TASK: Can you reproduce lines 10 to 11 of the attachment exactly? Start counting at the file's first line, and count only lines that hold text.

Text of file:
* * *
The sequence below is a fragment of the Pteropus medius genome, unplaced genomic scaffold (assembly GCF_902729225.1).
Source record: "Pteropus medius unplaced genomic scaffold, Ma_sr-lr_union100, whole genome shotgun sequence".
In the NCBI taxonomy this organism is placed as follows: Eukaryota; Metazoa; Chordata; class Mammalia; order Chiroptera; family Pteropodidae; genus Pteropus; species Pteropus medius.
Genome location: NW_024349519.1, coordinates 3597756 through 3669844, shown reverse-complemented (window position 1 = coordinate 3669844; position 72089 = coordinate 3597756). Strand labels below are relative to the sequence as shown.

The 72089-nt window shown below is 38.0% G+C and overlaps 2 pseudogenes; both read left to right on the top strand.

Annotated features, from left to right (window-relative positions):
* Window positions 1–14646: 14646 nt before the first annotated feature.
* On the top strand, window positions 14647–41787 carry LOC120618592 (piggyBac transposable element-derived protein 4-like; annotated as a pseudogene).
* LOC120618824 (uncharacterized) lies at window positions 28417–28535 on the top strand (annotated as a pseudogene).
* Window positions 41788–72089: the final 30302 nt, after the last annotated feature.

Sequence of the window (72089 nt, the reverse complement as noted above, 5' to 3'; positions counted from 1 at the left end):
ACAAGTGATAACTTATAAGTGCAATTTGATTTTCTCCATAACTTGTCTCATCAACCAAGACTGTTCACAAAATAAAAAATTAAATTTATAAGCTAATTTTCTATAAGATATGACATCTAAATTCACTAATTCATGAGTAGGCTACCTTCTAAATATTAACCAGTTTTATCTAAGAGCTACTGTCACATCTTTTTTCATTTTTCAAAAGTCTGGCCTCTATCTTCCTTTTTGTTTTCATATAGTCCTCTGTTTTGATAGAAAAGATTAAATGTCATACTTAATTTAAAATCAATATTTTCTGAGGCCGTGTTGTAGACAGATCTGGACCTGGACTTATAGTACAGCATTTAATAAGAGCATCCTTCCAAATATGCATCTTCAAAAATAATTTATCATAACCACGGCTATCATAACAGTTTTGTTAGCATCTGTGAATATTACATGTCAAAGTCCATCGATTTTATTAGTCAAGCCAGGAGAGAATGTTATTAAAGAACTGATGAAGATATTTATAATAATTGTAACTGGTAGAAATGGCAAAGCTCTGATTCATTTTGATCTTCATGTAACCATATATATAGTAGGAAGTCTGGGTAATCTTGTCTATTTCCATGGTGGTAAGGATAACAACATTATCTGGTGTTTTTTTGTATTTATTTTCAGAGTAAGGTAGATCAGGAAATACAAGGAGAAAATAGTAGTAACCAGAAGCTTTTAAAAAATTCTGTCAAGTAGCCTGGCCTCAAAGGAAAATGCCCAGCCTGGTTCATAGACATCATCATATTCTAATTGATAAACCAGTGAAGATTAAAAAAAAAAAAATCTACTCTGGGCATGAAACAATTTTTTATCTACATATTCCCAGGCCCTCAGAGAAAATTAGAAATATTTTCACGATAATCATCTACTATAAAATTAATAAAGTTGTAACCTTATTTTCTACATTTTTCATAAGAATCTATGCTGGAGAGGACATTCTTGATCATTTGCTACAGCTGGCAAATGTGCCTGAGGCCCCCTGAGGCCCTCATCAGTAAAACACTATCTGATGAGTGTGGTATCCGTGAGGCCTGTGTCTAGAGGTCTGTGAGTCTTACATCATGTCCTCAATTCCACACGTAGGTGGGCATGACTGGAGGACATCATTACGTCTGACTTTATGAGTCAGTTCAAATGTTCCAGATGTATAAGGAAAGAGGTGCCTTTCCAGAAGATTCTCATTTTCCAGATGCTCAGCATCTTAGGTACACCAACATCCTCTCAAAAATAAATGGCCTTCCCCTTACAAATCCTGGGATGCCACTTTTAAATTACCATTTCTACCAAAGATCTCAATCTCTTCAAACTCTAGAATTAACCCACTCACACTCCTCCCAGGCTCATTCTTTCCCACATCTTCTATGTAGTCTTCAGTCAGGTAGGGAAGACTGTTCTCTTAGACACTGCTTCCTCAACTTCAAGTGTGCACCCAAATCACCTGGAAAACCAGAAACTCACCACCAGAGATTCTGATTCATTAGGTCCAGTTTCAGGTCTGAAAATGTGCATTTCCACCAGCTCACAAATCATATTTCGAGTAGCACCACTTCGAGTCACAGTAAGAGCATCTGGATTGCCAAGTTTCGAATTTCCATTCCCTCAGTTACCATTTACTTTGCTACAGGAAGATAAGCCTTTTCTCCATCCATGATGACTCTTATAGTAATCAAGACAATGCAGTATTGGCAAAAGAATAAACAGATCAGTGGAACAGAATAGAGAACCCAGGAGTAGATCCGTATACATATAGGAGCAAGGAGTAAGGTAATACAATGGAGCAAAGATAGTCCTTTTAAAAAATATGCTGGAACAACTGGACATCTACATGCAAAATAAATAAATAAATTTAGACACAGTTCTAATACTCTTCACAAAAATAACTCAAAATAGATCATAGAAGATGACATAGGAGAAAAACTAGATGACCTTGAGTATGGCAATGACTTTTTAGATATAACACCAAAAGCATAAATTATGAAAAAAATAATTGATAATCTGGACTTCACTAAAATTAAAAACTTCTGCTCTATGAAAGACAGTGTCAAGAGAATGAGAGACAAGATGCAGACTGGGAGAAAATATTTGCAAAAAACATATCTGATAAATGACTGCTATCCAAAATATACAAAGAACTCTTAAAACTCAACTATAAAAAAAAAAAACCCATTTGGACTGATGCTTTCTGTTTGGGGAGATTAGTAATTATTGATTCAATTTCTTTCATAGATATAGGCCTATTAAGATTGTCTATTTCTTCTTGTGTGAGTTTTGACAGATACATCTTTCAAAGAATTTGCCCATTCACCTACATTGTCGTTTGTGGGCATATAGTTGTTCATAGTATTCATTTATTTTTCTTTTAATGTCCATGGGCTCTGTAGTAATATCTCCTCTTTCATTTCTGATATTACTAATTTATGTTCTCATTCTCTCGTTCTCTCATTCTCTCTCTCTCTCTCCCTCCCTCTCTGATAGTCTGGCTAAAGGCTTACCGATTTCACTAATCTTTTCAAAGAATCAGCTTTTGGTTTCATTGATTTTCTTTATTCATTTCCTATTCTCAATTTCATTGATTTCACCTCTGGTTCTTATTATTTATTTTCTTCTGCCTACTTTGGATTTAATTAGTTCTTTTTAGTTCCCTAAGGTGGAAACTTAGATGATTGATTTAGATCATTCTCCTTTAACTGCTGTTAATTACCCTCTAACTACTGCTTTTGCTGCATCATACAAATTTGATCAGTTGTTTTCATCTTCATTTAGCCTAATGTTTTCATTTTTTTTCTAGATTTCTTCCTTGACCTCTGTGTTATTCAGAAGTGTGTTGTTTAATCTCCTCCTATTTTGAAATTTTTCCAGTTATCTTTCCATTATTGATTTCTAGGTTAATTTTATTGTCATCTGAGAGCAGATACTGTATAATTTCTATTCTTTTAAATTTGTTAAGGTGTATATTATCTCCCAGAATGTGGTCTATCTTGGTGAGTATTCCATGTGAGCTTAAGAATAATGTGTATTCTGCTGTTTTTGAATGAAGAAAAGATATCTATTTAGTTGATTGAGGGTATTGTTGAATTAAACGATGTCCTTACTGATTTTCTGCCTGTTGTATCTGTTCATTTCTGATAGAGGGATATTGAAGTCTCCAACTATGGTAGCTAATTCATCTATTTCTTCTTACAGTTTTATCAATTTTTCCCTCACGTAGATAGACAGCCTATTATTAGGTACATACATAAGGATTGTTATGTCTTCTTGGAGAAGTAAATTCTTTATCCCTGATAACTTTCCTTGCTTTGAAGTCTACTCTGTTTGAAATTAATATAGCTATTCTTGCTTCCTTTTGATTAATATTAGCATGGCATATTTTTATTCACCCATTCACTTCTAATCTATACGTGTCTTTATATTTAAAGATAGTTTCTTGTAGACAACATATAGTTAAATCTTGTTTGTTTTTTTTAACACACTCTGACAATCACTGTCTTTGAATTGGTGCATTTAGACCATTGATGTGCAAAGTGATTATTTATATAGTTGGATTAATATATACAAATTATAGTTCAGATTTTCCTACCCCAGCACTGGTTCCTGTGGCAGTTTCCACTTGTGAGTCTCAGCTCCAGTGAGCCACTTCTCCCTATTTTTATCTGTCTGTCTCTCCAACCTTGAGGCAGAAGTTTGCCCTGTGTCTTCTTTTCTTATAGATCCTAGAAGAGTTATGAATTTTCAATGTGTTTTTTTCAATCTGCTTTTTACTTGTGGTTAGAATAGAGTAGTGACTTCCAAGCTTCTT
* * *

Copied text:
* Window positions 41788–72089: the final 30302 nt, after the last annotated feature.

Sequence of the window (72089 nt, the reverse complement as noted above, 5' to 3'; positions counted from 1 at the left end):